Monday, 6 January 2014

Re-wilding ourselves

The following is a excerpt from a paper I am currently writing titled: Into the Wild - the Fierce Urgency for Natural Play, which looks into the causes of our disconnection from nature and explores the consequences of a lack of natural playtime. Drawing upon personal experiences and supporting literature, it examines the value and benefits of outdoor play and natural childhood, whilst being sympathetic to the barriers that individuals and professionals face in implementing this. Finally, it explores solutions to this fierce urgency for natural play, examining a new way of living in an effort to restore and ‘rewild’ ourselves and our ecosystems.

In reading for the paper, I have found the ideas in George Monbiot's most recent book particularly pertinent. It has influenced and challenged my thinking regarding conservation, and awakened many new thoughts and ideas. The below review, focuses primarilily on the ideas raised in Chapter 10.

“In wilderness is the preservation of the world”
Henry David Thoreau 

“I am glad I will not be young in a future without wilderness.”
Aldo Leopold

“Keep close to Nature's heart... and break clear away, once in a while, and climb a mountain or spend a week in the woods. Wash your spirit clean.”
John Muir

Feral – searching for enchantment on the frontiers of rewilding
George Monbiot (2013)

In ‘Feral’, George Monbiot tells the gripping story of his efforts to re-engage with nature, offering a compelling, perceptive and, at times, challenging vision for the future of the land, the sea and ourselves. Its central argument calls for less human intervention especially in the seas and uplands, where he explores how much nature we have lost and argues that we might be better off mentally, physically and even financially, if we brought back more wilderness.

Feral also asks compelling questions of the conservation community – not only what is trying to be achieved, but why and who for? We have to understand how nature supports our day to day lives - the natural world is inextricably linked to a wide range of our needs and wants. And while the majority of conservation efforts are to see an increasing abundance, and protection from extinction, of native wildlife because nature is seen as having an intrinsic value, conservation is also ‘for people’. Nature is good for us; our health, our well-being, even our economy. Monboit highlights that more people need to appreciate this value and suggests that restoring natural processes, letting wildlife species reclaim and ‘rewild’ the land and seas would not only invigorate our landscapes but would go a long way in inspiring people to reconnect with nature.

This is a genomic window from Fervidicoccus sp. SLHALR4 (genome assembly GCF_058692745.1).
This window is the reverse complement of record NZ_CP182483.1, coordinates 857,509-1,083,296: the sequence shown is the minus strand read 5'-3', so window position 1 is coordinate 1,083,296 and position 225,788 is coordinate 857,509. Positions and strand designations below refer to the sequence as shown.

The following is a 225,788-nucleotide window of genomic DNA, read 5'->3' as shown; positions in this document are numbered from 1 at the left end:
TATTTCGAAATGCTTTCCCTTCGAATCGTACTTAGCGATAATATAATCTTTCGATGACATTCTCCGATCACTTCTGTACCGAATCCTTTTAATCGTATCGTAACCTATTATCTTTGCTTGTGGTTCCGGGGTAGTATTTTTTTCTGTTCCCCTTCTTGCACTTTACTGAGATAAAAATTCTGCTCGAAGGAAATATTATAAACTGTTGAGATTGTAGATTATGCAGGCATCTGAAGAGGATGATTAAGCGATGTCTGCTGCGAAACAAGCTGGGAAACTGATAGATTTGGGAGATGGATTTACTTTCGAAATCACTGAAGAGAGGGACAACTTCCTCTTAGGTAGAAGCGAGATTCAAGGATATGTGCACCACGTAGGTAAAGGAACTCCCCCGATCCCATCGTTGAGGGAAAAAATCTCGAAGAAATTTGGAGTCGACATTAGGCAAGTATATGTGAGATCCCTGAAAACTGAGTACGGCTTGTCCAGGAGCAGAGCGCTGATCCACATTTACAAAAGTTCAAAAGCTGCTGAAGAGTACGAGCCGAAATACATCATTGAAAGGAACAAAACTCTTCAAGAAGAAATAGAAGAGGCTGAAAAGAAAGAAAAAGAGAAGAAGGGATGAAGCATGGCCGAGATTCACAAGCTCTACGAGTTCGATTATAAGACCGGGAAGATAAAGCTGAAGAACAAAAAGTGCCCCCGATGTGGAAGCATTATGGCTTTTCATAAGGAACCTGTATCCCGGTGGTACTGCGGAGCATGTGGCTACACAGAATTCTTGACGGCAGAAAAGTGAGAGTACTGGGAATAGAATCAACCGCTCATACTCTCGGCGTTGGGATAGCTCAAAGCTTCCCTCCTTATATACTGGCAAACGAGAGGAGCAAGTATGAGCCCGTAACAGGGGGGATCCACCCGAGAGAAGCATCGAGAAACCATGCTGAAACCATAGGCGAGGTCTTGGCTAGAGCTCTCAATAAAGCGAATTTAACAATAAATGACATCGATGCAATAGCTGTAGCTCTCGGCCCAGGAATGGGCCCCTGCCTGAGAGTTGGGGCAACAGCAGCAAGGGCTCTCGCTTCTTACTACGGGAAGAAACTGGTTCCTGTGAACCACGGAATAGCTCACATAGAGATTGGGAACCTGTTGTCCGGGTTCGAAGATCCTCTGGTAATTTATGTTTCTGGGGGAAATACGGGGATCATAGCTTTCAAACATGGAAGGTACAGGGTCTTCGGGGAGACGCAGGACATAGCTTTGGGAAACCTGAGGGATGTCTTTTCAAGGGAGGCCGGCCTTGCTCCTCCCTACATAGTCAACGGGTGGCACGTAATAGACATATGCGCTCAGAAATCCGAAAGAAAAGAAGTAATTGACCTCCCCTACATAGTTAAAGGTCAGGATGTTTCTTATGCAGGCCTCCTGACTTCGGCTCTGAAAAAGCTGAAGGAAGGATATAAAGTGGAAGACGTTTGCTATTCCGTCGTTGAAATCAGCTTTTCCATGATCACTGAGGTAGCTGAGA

Drawing on the work of Stephen Moss in his ‘Natural Childhood’ report (2012), Monboit presents us with the worrying fact that in the last 40 years the areas in which many children may roam without supervision in the UK has decreased by almost 90 percent, and the number of children regularly playing in wild places has fallen to 1 in 10 from over half (p.167).

Perhaps even more worryingly, he suggests that the impacts of our disconnection from nature are so familiar that we scarcely see them anymore, an idea supported by Barton (2007) who states that “the waste of young lives through lack of purpose and lack of self-esteem barely registers on the scale of public concern”.

“Of all the world’s creatures, perhaps those in greatest need of rewilding are our children. The collapse of children’s engagement with nature has been even faster that the collapse of the natural world” (p.167)

Building on the ideas presented by Louv (2005), Palmer (2007), Gill (2007) and others, Monboit argues that the indoor world is far more dangerous than the outdoor world which parents seem so frightened of. He suggests that when confined to their homes, children become estranged from each other and from nature, and further highlights the consequences of a sedentary indoor lifestyle – obesity, rickets, asthma, myopia and decreased heart and lung function.

Regarding education, he presents research from several papers, alongside personal experience, suggesting that children would do far better in school if they spent less time in the classroom (p. 169). Natural play, he argues, improves children’s reasoning and observation, and enhances their reading, writing, science and maths. These ideas are supported by Ofsted (2008) who report that direct experiences of learning outside the classroom can ‘help to make subjects more vivid and interesting for pupils and enhance their understanding’. Research carried out by King’s College London (2011) found that children who spend time learning and exploring in natural environments perform better in ‘reading, mathematics, science and social studies’ and that it ‘makes other school subjects rich and relevant and gets apathetic students excited about learning’ (Kings College, 2011).

Following this, he presents us with the major hindrance we face in giving our children the opportunities to learn and explore in nature – what if there are no wild spaces for them to ‘rewild’? ... Why are there no wild spaces?

“The commons were home for boy or bird, but the Enclosures stole the nests of both, reaved children from the site of their childhood, robbed them of animal-tutors and river-mentors and stole their dream shelters… over the generations, as the outdoors shrank, the indoor world enlarged in importance” (Griffiths in Monbiot, 2013, p.168)